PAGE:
Anti-racism campaign aims to tackle bullying on Twitter

Image copyright Getty Images Image caption Last August, Brexit campaigner Joseph Calleja welcomed the decision to launch a campaign against “verbal abuse” A new global campaign set up to combat racism in the UK…

Anti-racism campaign aims to tackle bullying on Twitter

Image copyright Getty Images Image caption Last August, Brexit campaigner Joseph Calleja welcomed the decision to launch a campaign against “verbal abuse”

A new global campaign set up to combat racism in the UK has received the support of the Stop the War Coalition and the Frontline Club.

Its aim is to build on a victory over abuse at last year’s referendum and persuade young people “to take a stand”.

The success of last year’s #Stand Up To Racism campaign, the first to target abuse aimed at Muslim women, was praised in November.

But since the referendum, many young people say they have been threatened with violence for speaking out against the decision to leave the EU.

The campaign was set up by the online community starta d lk for a year in August last year. It targeted abuse on Twitter against women, who were targeted simply for being Muslim or of Arab descent.

The campaign was supported by BBC radio station London Free Speech and began to gather momentum after one of its primary targets, Harun Khan, leader of the Muslim Council of Britain, agreed to become an ambassador.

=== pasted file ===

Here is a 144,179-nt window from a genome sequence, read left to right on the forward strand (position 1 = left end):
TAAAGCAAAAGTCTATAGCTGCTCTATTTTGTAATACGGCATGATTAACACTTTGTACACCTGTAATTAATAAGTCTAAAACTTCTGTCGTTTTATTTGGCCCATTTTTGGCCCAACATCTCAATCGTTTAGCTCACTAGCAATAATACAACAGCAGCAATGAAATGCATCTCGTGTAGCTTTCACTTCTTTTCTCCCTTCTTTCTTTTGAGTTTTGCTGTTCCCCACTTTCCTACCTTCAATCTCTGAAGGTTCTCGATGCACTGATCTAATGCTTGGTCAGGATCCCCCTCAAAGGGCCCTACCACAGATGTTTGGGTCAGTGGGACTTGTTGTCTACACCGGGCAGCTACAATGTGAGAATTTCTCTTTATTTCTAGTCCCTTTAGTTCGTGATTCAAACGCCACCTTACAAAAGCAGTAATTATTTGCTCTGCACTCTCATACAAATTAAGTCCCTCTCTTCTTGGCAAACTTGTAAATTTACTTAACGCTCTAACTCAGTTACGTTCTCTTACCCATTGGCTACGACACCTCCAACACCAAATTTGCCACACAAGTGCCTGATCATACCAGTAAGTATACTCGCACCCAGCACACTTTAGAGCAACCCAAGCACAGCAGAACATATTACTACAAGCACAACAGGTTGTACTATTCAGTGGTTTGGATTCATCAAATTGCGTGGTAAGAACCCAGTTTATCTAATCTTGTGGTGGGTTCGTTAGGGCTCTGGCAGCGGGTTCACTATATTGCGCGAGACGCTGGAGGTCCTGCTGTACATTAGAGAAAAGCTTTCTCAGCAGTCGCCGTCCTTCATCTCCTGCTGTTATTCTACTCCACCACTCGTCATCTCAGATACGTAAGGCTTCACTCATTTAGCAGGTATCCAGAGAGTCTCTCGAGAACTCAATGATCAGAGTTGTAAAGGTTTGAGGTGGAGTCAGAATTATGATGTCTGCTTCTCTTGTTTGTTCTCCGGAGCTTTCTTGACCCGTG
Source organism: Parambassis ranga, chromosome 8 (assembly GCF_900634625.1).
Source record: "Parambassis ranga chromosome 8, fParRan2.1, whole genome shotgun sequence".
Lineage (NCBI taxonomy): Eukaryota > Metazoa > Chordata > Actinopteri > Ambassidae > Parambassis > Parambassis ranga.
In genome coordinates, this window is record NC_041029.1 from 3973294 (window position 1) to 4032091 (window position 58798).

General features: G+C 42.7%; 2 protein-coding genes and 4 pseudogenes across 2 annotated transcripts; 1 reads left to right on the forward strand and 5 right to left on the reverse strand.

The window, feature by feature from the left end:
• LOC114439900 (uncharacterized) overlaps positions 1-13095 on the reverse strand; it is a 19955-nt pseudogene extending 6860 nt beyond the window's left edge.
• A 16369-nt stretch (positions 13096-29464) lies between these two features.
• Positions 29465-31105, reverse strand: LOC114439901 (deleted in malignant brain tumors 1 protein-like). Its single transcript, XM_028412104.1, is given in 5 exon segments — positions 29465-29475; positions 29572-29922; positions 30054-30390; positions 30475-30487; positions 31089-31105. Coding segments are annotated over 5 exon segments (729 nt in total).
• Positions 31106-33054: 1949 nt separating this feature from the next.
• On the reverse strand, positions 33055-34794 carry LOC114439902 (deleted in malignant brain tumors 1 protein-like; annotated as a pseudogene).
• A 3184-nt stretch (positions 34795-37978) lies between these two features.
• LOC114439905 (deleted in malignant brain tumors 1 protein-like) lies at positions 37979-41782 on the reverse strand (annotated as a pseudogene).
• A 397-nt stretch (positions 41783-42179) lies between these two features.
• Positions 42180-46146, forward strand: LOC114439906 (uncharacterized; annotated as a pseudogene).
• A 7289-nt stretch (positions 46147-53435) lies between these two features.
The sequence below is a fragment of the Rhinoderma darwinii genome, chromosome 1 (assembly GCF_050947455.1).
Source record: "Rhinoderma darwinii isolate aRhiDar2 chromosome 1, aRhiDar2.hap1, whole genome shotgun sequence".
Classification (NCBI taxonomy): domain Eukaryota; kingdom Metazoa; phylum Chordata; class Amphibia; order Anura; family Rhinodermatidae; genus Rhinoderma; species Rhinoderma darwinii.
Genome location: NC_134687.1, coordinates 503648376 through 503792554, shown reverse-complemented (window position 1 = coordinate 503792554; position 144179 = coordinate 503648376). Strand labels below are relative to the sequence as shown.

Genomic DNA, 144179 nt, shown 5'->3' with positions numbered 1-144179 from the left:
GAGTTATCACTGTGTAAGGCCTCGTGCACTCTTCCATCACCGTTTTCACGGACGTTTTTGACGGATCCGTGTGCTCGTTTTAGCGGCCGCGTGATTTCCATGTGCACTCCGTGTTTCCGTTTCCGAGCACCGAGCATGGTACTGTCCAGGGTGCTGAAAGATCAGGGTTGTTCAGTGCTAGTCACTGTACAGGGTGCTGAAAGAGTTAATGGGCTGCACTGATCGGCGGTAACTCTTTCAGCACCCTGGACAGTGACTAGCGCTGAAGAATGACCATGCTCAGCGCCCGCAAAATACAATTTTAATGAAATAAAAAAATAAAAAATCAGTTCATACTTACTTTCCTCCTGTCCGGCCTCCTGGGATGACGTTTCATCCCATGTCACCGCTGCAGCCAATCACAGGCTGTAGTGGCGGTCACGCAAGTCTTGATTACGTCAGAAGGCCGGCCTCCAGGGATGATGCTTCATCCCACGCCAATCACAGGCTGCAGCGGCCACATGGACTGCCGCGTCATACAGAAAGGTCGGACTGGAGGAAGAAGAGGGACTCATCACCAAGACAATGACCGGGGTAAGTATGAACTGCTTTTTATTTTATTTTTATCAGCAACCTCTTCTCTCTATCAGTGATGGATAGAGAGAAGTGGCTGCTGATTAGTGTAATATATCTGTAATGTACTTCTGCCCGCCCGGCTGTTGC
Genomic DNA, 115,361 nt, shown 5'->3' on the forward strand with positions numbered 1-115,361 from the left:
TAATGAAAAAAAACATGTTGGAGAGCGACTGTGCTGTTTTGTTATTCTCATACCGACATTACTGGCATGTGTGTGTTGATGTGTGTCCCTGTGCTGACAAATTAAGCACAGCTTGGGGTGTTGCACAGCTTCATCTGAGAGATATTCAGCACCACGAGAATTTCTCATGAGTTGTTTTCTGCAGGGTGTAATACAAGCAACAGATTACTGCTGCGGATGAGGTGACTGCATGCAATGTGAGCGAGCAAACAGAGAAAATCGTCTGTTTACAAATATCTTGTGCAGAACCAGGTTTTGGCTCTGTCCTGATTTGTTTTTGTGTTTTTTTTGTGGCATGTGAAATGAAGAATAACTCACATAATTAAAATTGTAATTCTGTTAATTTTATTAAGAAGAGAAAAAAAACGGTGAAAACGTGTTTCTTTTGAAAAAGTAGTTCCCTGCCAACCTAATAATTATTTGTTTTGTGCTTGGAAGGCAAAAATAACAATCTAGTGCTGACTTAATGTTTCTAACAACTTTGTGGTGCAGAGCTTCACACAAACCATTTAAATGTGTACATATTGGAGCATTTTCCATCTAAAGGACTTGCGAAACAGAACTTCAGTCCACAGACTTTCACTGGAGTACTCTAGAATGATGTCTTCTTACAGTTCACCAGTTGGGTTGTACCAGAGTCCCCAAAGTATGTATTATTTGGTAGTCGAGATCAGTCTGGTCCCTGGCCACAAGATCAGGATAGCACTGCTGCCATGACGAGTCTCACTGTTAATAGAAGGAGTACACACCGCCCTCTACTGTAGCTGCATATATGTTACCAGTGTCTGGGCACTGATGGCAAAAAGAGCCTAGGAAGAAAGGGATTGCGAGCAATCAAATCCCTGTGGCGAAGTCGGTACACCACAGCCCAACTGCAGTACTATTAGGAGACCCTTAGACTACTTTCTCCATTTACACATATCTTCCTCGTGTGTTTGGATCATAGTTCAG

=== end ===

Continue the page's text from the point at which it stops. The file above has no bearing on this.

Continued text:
Image copyright PA Image caption Mr Khan was threatened with rape on Twitter

“The outcome is very clear in the three months since the video went live, and that is it’s triggered an enormous amount of change,” says Itzik Regev, an officer with the Israeli embassy.

“People have been talking more about tackling racism, and young people are taking it as a call to action to become involved in different activities.”

A national campaign was launched just weeks later by Stop the War. Its aim is to “punish verbal abuse wherever it may be found and continue the fight for a pluralist society in which Muslim and Jewish communities can live together in peace and harmony”.

This month the Stop the War campaign announced that it had persuaded Joseph Calleja, Ukip’s candidate for the London mayoral elections, to publicly speak out against the incidents of abuse aimed at his Muslim and South Asian relatives.

The Frontline Club, which hosted many of the harassment victims on its book launch for A Third Way: Living With Islam and the West in France, also supports the campaign.

Richard Bacon, a member of Stop the War who helped to organise the book event, believes that the anti-racism campaign has a new target: “Our message to young people is that it’s OK to take a stand against racism and to speak out against people who cause bullying and intimidation and violence.”

• Scoop is a BBC public service website set up in February last year.

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